Please carry on, forget about what some morons are saying here. The fact that they are reading it and commenting means you are on the right track rubbing them the other way. This Sunday we expect these morons to be quiet because they will not read it. We don’t want to see them here.

Big man has even complimented that your article deserves to be buried with the irreplaceable Ralph to comfort him in heaven.

Keep on the good work, malawi needs alternatives view pints not only those of bootlickers.

Greencardless Malawian
Greencardless Malawian

Youd have to be better than Tenthani for some of us to take you seriously Otherwise youll just b another copy cat

Silicon Valley

Ganizani Desmond: we who feel that Malawi deserves better, welcome you with both hands. I enjoyed reading your article and I have no doubt the New Muckraking will continue from where ‘malemu Ralph’ stopped.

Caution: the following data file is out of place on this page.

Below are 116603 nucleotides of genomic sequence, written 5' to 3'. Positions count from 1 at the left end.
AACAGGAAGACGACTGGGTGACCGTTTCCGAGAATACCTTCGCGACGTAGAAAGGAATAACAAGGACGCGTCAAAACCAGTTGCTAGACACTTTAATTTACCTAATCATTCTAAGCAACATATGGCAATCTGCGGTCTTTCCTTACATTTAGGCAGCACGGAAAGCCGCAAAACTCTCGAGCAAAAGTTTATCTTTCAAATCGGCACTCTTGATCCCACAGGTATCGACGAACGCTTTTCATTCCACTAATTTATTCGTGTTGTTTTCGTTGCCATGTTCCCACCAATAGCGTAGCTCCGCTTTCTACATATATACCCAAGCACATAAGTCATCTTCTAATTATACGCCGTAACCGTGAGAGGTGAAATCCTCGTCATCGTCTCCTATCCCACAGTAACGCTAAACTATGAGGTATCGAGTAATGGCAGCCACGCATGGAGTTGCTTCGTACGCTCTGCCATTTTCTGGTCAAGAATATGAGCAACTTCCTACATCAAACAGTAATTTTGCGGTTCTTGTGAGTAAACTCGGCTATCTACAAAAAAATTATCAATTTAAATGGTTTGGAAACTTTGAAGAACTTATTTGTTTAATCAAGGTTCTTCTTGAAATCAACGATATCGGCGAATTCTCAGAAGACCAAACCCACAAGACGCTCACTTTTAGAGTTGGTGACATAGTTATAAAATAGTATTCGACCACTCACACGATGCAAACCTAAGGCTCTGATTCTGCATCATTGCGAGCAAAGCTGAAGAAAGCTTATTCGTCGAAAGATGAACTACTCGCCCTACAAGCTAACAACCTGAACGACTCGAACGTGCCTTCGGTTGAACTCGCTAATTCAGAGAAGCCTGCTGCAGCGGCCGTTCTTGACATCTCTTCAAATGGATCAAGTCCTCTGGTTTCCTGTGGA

I hope you have already noted a plethora of homicidal comments disparaging your wonderful writing skill on this page. That my friend is Team Cadet, led by the Prime Minister – Ben Phiri right from Malawi’s state house.

White Rabbit

The media will NOT be hushed by small boy peter.

I am smiling…carry on Muckracking! 😉


“We used to drink together until morning” – so that makes u a better replacement for Tenthani. And who allowed you to use the brand – are you going to pay something to Ralph estate – for he created the brand.

Our biggest problem in this country is “copy and paste” even if we have no brains to sustain the brand. Why don’t you start ur own brand.

che guevara

And oh, you haven’t muckraked the president enough. APM this, APM that nde inali aim ya column-yi.

Aaron Nsena

Ganizani, i dont think u have the enough brains to imitate ralph. Kumwera limodzi sinkhani. Ur name doesnt befit u. Cashgate was only under JB, full stop, even mmalawi wakumudzi akudziwa. Which school of journalism were u bcoz your article lols like a letter to your friend at home, just a narration of events. By the wau, r u Desmond Ganizani or ganizani desmond? The former sounds Malawian just like ur mentor was: Ralph Tenthani and not Temthani Ralph(mhsrip)


Nyasi izi I have not even finished the first paragraph it was so boring. Don’t remind us about our darling Tenthani. The problem is that you want to be a copy cut of somebody’s. If you had found your own name there would he been no comparison but wasziwotcha wekha. Usabwelenso apa ndi dzina limenelo.